Consistent constellations across cultures
When you look up at the stars in the sky, what do you see? You may group certain stars into constellations, or asterisms, terms used to describe groups of stars that we like to view as related in some way. Humans have been doing this since time immemorial, placing significance on certain asterisms to tell stories and feel connected to each other and the universe. Now, a new study by Charles Kemp and a team of researchers from The University of Melbourne in Australia has been looking at the striking way in which cultures from throughout history have developed similar groupings of stars, and what this can tell us about how our brains interpret what our eyes are seeing, as James Tytko found out...
James - The night sky is a mystery which connects us all. The great cosmic questions of why and how are defining characteristics of what makes us human, and nothing brings these questions to the forefront of our minds as universally as simply staring directly up on a clear night.
Charles - Of course, people in different parts of the world see different parts of the night sky. People in the Northern hemisphere and Southern hemisphere have have different experiences, but still, it's a very important thing that's seen all around the world and it plays such an important role in culture as well.
James - Charles Kemp and a team of scientists from Melbourne have been trying to show that the shared experience of star gazing actually runs a lot deeper than we think.
Charles - We looked at a total of 27 different cultures drawn from all around the world, including cultures from Europe, Asia, North America, South America, some from Oceania and Australia as well.
James - Their work amalgamates the groupings of stars from astronomers all over the world in a bid to understand more about the way our brains interpret visual stimuli.
Charles - Maybe not surprisingly, it's rare to find an anthropologist who is expert in astronomy as well, and so is able to align what the local people are saying with the star names and accepted groupings that a Western astronomer would know. And so, because of this, there are a few really impressive anthropologists/astronomers who've had a background in both of those areas. The contributions of those people are incredibly important to the sorts of analyses across cultures that we were trying to do in our work.
James - And what were the broad conclusions you drew from this comparison?
Charles - I suppose the number one conclusion was that we think perceptual factors play a bigger role in shaping constellations across cultures than previously realised. Previous researchers would have agreed that there's a small handful of constellations that are near universal: these would include things like the Big Dipper and the Pleiadies, and so on. But, normally, when scholars talk about this, there's a list of usual suspects that includes maybe four or five groupings, but no others. But if you think about it, if there are these groupings that are near universal across cultures, and there are groupings that are one off, there's probably going to be some kind of gradient in between those two extremes, and there just hasn't been the data before to ask, for example, "So not universal by any means, but if they're appearing in half of the constellations across cultures, well, there's a striking regularity there." People all around the globe are working with essentially the same visual system and there are certain groupings that just jump out. It's well known from more than a century of research now, in visual perception, that factors like brightness, proximity and symmetry affect the patterns that people are able to see when you give them visual displays.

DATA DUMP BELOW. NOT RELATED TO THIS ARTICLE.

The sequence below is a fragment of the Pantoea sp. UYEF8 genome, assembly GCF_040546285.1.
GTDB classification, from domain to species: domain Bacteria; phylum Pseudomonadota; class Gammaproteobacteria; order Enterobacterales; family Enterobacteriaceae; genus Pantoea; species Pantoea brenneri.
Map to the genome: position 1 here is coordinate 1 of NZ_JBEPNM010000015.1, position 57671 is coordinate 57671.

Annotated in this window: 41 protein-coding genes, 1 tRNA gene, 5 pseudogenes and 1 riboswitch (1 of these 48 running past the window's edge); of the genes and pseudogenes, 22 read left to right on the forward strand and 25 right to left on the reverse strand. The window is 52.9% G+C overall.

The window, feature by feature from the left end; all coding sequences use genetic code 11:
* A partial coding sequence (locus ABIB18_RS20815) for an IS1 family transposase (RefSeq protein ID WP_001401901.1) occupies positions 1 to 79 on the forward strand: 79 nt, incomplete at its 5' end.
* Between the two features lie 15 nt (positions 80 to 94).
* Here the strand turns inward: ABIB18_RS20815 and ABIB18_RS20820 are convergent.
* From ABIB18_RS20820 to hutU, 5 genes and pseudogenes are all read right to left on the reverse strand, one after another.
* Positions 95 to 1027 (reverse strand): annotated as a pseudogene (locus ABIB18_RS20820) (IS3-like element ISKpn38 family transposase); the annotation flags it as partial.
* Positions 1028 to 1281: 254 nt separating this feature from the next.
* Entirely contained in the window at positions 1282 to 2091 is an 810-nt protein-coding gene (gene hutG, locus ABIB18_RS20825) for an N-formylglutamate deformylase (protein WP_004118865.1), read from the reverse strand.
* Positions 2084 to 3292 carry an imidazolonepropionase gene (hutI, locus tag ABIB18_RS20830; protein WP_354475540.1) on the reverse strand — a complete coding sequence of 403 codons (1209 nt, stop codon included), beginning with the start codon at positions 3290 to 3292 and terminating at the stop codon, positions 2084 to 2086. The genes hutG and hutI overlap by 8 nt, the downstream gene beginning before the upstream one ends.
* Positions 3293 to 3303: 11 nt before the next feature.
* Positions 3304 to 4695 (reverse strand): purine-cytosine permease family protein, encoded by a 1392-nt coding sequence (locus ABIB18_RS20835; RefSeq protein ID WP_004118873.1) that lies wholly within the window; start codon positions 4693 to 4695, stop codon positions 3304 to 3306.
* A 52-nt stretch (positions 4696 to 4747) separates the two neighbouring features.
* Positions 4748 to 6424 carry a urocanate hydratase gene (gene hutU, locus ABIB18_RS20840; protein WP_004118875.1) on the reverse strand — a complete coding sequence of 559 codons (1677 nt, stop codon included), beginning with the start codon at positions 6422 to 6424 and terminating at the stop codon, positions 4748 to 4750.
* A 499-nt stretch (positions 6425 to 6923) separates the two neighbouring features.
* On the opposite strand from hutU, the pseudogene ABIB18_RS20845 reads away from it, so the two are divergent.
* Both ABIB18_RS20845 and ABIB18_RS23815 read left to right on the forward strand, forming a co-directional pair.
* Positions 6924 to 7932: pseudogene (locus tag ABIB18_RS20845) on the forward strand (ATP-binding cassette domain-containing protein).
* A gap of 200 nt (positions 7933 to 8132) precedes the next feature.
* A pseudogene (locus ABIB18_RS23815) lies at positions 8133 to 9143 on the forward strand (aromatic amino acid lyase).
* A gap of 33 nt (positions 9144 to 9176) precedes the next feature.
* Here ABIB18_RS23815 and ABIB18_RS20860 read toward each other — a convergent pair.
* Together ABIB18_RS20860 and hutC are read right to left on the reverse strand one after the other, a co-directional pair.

James - Through their work, Charles and his team are advancing the Gestalt theories of perception - Gestalt translating from German as 'pattern' or 'configuration'. Appearing in the early 20th century, they were the people who first developed the idea that characteristics such as brightness, proximity and distance between objects were responsible for how we view individual elements and grouped them together into a hole.
Charles - In fact, some of them informally mentioned constellations, star groupings, as examples of exactly the sort of grouping that they were interested in. As far as I know, nobody ever followed that up experimentally. There are experiments where, in the lab, people are presented with random dot patterns and what's interesting is to see how those patterns get organised into groups, but no one has ever really tried to use stimuli that look a bit more like actual stars and, for example, vary in brightness.
James - I wonder if we could zoom in on some striking similarities, maybe, between two very disparate sets of astronomers. Disparate by way of age or by distance. Examples that really leap out as surprising that people have connected together.
Charles - Well, maybe just one example that comes to mind: in the Western tradition, if you look at the accepted official 88 constellations, there's Corona Astralis and Corona Borealis, and both of them are groupings of stars that fall along the arch of a circle - kind of these smooth curves. They're both known as crowns or wreaths; I think maybe in the Greek tradition wreaths would be just as accurate a description. One of the cultures in our dataset, the people of the Marshall Islands, identify the same two constellations pretty much. Not only that, they refer to them as wreaths as well. So, in their culture, I think the relevant wreaths are wreaths made out of flowers. To me, that's a striking convergence. People have not only identified the same groupings across these two cultures, but they've interpreted them in the same way.
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